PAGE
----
An African National Congress (ANC) councillor in Soweto has proposed a R150 electricity flat rate for residents of the township.
Mpho Sesedinyane told Fin24 that the flat rate could help foster a culture of payment among Sowetans and reduce their debt to state power utility Eskom.
Soweto currently owes Eskom a staggering R18 billion in unpaid electricity bills, according to its latest annual report.
‘Culture of non-payment’
Sesedinyane said the township’s culture of non-payment of electricity can be traced back to the days of apartheid, when leaders urged them to boycott payments.
He said the ANC needs to embark on a campaign to explain to residents that it’s now necessary to pay for services.
“We need to bring them back and say, ‘We have won the country now. It is us [the ANC] that are governing now. Can we now start to contribute and pay Eskom,” the councillor explained.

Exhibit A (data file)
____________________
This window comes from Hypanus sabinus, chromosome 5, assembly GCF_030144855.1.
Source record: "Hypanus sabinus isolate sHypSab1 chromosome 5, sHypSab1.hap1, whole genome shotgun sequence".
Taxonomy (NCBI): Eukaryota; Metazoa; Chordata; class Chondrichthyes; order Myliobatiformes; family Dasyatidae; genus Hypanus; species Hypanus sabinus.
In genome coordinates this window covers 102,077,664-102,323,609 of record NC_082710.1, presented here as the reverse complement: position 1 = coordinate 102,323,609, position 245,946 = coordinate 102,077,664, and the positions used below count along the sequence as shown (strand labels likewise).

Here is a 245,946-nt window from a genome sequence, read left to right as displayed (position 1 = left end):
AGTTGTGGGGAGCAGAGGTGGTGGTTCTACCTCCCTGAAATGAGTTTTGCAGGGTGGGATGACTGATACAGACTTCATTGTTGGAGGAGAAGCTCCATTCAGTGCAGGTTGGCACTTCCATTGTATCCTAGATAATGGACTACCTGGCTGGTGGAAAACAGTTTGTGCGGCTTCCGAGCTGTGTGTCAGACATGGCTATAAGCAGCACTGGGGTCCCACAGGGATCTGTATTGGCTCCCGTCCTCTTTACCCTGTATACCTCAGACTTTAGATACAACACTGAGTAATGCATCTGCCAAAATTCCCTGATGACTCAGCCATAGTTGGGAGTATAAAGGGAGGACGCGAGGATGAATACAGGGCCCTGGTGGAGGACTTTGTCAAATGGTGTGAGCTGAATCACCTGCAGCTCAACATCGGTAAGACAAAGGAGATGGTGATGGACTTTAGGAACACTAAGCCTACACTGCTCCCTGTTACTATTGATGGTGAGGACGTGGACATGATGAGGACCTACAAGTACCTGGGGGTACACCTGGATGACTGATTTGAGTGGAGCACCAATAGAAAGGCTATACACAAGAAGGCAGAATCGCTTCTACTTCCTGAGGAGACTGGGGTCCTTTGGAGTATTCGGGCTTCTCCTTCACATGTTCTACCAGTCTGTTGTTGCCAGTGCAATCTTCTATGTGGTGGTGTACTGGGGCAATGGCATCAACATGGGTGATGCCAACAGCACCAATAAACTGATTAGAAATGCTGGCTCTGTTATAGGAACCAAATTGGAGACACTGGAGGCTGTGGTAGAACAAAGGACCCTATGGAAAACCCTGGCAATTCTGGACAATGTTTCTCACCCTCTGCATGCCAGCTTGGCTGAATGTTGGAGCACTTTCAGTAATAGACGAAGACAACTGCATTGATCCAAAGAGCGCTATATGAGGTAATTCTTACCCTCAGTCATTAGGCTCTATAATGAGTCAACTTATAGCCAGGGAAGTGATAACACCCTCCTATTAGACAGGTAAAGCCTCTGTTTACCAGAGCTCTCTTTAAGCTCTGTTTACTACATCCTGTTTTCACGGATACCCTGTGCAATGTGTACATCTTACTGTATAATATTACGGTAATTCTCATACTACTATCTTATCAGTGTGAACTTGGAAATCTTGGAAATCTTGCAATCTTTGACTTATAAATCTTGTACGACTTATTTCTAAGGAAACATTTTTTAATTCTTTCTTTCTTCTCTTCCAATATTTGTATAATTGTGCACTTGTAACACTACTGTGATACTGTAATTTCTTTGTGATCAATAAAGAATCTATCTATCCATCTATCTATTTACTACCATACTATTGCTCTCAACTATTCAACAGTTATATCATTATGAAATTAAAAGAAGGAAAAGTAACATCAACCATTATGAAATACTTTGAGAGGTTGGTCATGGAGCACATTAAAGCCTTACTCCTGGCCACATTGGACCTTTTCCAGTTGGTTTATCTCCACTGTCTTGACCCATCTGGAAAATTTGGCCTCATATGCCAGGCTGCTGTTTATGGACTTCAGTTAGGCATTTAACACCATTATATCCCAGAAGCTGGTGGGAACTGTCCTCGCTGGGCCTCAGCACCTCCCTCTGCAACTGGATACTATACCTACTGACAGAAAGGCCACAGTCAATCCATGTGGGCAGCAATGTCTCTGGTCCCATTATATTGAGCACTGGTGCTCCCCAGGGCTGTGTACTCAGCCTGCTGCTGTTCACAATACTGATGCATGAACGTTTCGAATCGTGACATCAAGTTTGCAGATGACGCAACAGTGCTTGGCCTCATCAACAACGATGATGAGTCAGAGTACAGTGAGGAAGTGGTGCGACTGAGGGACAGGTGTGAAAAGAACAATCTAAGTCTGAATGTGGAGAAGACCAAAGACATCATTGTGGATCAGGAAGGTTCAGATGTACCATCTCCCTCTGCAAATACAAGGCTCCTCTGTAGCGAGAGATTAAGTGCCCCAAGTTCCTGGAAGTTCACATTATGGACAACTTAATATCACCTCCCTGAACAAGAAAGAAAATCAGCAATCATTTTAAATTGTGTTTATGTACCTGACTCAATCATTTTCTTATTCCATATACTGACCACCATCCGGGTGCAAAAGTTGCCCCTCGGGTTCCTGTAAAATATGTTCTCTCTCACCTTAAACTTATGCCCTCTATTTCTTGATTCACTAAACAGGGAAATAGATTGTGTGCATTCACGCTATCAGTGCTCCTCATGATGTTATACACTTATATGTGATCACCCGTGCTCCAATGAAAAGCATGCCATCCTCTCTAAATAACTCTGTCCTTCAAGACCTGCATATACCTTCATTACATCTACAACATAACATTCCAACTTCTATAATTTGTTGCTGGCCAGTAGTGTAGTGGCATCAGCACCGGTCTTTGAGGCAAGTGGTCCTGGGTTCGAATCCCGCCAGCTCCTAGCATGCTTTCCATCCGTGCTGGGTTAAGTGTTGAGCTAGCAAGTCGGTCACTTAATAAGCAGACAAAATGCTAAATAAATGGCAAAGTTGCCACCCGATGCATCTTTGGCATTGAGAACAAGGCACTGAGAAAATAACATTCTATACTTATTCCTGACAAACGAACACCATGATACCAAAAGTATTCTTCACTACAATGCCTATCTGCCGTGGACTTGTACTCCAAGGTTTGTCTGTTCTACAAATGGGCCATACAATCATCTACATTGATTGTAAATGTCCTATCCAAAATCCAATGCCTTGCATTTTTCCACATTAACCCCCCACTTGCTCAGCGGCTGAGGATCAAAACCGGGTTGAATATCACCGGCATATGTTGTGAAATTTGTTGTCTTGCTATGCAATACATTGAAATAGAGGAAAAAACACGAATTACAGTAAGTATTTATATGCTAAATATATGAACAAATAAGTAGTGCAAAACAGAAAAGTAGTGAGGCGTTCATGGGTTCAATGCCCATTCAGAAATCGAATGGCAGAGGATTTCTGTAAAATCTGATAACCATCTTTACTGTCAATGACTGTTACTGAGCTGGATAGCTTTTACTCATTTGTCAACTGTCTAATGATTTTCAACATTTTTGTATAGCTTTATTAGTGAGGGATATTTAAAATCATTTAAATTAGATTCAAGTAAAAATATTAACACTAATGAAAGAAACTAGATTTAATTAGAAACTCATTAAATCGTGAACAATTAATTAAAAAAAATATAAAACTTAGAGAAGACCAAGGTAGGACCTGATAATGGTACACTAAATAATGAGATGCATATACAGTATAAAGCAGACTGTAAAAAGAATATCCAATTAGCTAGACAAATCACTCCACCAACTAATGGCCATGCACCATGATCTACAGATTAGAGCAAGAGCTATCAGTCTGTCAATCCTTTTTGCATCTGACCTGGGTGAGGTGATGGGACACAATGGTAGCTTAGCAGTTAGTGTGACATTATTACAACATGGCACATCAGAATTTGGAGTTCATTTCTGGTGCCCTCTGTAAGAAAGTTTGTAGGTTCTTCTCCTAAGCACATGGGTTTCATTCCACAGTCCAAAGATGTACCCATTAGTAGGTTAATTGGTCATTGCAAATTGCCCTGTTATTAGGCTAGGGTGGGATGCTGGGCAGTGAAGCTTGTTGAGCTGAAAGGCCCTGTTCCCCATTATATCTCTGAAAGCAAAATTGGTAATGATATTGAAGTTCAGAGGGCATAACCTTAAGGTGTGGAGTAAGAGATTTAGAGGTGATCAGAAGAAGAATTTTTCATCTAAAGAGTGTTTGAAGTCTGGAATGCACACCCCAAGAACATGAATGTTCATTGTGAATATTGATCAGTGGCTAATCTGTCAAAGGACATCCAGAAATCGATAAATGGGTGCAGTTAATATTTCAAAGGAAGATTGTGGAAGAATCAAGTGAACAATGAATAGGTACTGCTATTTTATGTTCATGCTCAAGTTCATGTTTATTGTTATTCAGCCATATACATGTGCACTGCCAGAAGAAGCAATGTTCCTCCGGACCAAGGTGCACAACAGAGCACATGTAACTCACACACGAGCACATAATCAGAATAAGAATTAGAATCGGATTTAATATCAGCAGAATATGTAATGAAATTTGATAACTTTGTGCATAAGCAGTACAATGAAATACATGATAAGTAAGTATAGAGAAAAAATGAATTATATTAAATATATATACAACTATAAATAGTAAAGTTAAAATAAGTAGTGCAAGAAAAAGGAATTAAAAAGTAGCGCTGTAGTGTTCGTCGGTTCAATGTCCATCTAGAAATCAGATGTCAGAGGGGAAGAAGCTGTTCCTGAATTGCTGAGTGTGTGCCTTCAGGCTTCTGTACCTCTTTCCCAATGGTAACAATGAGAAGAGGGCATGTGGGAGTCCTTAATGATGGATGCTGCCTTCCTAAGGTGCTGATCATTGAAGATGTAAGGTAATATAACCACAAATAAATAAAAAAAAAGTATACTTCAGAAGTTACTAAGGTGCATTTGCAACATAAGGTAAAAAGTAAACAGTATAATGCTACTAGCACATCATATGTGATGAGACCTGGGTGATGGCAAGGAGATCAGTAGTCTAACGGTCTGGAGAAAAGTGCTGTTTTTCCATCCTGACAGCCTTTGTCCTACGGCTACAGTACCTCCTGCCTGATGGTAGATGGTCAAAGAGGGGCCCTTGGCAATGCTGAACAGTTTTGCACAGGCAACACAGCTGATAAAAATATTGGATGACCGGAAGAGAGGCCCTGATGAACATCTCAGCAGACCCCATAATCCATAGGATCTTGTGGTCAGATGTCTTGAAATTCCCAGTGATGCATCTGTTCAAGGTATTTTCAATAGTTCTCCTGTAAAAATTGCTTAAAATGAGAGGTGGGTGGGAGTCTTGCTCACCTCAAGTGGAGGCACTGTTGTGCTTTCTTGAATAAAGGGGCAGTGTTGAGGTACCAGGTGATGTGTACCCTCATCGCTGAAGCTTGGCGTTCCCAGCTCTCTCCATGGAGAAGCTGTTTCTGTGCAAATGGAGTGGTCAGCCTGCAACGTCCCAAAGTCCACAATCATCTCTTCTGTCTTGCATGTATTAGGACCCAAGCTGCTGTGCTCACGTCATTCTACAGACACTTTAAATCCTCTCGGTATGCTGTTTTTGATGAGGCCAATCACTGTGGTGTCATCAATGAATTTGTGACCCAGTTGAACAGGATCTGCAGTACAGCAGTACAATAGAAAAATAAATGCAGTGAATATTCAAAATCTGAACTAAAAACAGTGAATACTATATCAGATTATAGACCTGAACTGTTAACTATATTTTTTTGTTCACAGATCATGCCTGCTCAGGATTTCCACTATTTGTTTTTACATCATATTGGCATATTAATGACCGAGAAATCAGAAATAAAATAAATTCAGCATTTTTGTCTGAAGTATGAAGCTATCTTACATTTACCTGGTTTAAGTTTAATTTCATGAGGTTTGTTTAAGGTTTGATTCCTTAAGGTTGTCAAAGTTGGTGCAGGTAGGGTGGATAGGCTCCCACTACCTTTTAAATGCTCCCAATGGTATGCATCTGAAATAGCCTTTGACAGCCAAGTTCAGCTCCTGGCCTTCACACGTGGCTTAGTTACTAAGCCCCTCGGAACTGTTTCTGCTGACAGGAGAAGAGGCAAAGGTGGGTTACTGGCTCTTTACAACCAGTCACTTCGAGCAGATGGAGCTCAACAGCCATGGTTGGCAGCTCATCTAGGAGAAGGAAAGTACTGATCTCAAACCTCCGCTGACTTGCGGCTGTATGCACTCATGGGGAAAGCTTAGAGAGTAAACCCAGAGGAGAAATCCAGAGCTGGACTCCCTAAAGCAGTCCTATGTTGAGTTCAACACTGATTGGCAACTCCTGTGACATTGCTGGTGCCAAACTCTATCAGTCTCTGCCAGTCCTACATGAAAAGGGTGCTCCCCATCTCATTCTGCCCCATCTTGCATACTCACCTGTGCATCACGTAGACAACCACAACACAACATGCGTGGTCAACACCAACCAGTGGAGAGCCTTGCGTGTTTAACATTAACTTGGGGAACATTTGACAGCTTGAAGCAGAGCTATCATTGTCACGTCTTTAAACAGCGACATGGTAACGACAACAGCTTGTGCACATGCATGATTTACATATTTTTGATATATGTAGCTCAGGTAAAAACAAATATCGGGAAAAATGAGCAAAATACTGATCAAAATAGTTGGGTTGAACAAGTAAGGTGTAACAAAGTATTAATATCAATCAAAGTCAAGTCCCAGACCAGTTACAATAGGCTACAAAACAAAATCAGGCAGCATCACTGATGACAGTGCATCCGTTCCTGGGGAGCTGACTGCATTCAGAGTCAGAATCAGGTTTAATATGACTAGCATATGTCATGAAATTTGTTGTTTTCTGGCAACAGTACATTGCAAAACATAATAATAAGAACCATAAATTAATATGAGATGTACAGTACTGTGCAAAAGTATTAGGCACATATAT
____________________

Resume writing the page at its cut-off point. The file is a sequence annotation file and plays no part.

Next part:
He said the idea of a flat rate was first raised by the South African National Civic Organisation (SANCO), an ANC alliance partner.
LLHRF’s court action against Eskom
Another community organisation, the Lungelo Lethu Human Rights Foundation (LLHRF), has also proposed a flat rate of R100 per household per month.
It has moved to court to seek an order compelling Eskom to reconnect power to about 250 Soweto households that were disconnected for non-payment.
LLHRF’s president King Sibiya said they also want to compel Eskom to begin negotiations on their R100 flat-rate proposal.
He said, “We want to [end] the culture of non-payment in Soweto. We can’t divorce ourselves from Eskom. A R100 flat rate from those who haven’t been paying is better than nothing.”
However, Eskom spokesperson Dikatso Mothae told IOL earlier this month that it is the National Energy Regulator of South Africa (NERSA), not Eskom, that has the power to regulate electricity tariffs.
He added that Eskom is therefore unable to “negotiate” separate tariffs for Soweto and that a flat rate “could lead to wasteful usage of electricity.”